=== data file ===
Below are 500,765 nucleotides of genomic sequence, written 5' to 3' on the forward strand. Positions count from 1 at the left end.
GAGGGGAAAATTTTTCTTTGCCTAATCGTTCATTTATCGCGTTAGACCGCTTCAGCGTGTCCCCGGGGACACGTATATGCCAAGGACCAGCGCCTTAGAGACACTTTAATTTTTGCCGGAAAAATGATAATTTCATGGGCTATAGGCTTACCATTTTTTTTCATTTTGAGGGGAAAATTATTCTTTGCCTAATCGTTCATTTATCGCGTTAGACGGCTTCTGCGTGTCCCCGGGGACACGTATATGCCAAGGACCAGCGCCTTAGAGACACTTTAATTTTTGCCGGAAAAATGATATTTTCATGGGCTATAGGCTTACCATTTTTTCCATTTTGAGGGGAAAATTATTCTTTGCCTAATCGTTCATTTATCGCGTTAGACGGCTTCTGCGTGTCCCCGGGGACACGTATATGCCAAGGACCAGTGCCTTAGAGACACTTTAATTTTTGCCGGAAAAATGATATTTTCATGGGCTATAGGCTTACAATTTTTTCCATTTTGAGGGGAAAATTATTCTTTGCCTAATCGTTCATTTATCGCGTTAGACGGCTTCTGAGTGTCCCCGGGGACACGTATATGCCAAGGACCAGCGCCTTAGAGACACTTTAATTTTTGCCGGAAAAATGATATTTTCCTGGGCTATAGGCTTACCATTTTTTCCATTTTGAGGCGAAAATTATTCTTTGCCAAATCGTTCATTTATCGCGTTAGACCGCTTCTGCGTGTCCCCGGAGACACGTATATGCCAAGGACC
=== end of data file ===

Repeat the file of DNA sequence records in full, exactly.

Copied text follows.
Below are 500,765 nucleotides of genomic sequence, written 5' to 3' on the forward strand. Positions count from 1 at the left end.
GAGGGGAAAATTTTTCTTTGCCTAATCGTTCATTTATCGCGTTAGACCGCTTCAGCGTGTCCCCGGGGACACGTATATGCCAAGGACCAGCGCCTTAGAGACACTTTAATTTTTGCCGGAAAAATGATAATTTCATGGGCTATAGGCTTACCATTTTTTTTCATTTTGAGGGGAAAATTATTCTTTGCCTAATCGTTCATTTATCGCGTTAGACGGCTTCTGCGTGTCCCCGGGGACACGTATATGCCAAGGACCAGCGCCTTAGAGACACTTTAATTTTTGCCGGAAAAATGATATTTTCATGGGCTATAGGCTTACCATTTTTTCCATTTTGAGGGGAAAATTATTCTTTGCCTAATCGTTCATTTATCGCGTTAGACGGCTTCTGCGTGTCCCCGGGGACACGTATATGCCAAGGACCAGTGCCTTAGAGACACTTTAATTTTTGCCGGAAAAATGATATTTTCATGGGCTATAGGCTTACAATTTTTTCCATTTTGAGGGGAAAATTATTCTTTGCCTAATCGTTCATTTATCGCGTTAGACGGCTTCTGAGTGTCCCCGGGGACACGTATATGCCAAGGACCAGCGCCTTAGAGACACTTTAATTTTTGCCGGAAAAATGATATTTTCCTGGGCTATAGGCTTACCATTTTTTCCATTTTGAGGCGAAAATTATTCTTTGCCAAATCGTTCATTTATCGCGTTAGACCGCTTCTGCGTGTCCCCGGAGACACGTATATGCCAAGGACC